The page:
But a big part of my cooking comes from my roots and this is the kind of cooking I want to serve at my restaurant - Nishikane-style omakase using seasonal ingredients and serving the food in a high-end style."

Partnering with a close friend of his, "running my own restaurant comes with bigger responsibilities but it's more rewarding because I can do more things compared to before".

The 18-seat restaurant boasts two signature dishes: Iced Somen, served in a real ice bowl, and ‘Nobu's Imagination' - "an abalone dish with additional special ingredients". These are dishes you won't find anywhere else, he promises. "Most of our dishes are special because I'm here," he quips.


ARAKI #04-23 Orchard Plaza, 150 Orchard Road. (Opening in August/September)

Issey Araki and Nobuhiro Nishi were fleetingly colleagues when the former was the sous chef of Kappo Shunsui, before moving on to become head chef at KYUU by Shunsui and subsequently Shun X Sakemaru - all restaurants under the same owner, Stylez. The group's owners were regular customers at the restaurant in Tokyo's Azabujuban neighborhood where he was working, and invited him to some to Singapore to work three years ago - an opportunity he jumped at as he was already looking for overseas opportunities then.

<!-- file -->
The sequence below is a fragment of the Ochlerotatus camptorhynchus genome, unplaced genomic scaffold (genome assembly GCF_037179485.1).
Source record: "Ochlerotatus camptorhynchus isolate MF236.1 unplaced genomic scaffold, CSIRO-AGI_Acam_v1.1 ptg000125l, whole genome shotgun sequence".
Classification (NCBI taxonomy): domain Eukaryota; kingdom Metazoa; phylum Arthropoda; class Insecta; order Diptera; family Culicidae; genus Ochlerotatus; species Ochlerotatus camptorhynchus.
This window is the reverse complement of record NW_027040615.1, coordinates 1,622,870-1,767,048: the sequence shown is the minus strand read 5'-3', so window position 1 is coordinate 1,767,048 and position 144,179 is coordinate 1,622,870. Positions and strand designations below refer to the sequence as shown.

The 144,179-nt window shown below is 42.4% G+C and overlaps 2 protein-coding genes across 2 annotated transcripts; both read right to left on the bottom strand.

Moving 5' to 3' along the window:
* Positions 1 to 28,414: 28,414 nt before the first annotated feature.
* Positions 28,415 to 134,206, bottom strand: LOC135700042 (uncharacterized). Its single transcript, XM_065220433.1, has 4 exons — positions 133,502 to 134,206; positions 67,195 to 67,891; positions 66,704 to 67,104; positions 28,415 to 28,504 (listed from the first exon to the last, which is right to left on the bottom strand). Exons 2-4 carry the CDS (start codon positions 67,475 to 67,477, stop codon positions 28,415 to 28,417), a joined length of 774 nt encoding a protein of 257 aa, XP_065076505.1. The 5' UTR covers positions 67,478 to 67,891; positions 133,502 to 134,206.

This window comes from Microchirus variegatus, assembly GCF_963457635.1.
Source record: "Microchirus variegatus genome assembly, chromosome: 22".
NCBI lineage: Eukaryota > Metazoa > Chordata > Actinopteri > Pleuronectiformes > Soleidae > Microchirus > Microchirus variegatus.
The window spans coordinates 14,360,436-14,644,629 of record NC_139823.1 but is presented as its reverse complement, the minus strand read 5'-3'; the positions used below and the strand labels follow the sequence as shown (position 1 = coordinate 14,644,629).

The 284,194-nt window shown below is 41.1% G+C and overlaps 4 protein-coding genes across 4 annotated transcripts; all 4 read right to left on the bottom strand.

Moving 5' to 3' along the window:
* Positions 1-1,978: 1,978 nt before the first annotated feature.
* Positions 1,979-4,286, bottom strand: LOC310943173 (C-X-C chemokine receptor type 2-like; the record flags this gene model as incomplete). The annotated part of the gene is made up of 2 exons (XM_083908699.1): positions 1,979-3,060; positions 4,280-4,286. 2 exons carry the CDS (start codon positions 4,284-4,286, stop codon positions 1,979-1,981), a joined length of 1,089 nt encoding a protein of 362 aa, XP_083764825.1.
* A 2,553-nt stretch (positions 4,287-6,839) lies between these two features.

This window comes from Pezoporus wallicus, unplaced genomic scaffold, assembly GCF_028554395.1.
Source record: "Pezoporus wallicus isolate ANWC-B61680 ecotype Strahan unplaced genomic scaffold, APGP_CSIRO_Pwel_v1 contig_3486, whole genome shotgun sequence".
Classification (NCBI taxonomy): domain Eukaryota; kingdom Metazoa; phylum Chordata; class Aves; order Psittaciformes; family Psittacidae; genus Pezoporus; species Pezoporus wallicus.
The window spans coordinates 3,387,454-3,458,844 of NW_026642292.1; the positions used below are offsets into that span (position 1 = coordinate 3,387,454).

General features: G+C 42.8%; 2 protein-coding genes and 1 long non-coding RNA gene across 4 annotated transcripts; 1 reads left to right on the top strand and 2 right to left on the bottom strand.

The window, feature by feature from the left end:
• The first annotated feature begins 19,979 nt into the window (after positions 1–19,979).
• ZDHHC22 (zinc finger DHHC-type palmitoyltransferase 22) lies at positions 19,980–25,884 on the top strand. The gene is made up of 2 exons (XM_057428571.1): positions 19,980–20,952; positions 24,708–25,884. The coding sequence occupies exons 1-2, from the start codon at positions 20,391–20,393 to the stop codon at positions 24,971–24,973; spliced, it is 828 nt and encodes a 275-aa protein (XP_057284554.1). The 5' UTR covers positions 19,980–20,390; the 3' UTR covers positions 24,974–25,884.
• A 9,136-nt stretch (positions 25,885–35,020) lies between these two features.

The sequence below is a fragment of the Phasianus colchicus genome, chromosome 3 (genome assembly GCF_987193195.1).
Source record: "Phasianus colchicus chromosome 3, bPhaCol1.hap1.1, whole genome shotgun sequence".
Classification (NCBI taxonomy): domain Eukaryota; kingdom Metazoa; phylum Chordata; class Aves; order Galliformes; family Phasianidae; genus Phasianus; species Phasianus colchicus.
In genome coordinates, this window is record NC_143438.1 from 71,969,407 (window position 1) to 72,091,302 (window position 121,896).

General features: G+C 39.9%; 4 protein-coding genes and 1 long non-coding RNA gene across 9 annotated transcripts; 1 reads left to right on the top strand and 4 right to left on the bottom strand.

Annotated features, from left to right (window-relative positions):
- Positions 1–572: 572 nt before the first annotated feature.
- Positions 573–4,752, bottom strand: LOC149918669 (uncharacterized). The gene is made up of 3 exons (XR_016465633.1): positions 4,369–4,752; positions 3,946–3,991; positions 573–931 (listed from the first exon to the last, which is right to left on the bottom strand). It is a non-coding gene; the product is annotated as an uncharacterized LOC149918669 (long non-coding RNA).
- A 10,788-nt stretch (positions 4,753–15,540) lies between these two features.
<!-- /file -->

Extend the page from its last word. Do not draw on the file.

But he reckons the time is right to venture out on his own and "pursue the style of cooking that I like". Together with a Singapore partner, he is in the midst of renovating his new eponymous restaurant, which was delayed because of Covid-19.

"The renovation started just before Circuit Breaker so work stopped for two months." The restaurant concept is "casual kappo, Japanese fusion and sushi, but focusing on simplicity," explains Chef Araki. "Fish - fresh and aged - will be the main ingredients in mydishes. I will use a few ingredients from my hometown Amakusa in Kumamoto, but it won't be the main focus."

He expects his pricing to be around the S$200 mark for omakase, with some ala carte items. If he were to pick a signature dish, "I think it would be my special claypot." And of course, with his unique touch, Araki will be a kappo to look out for.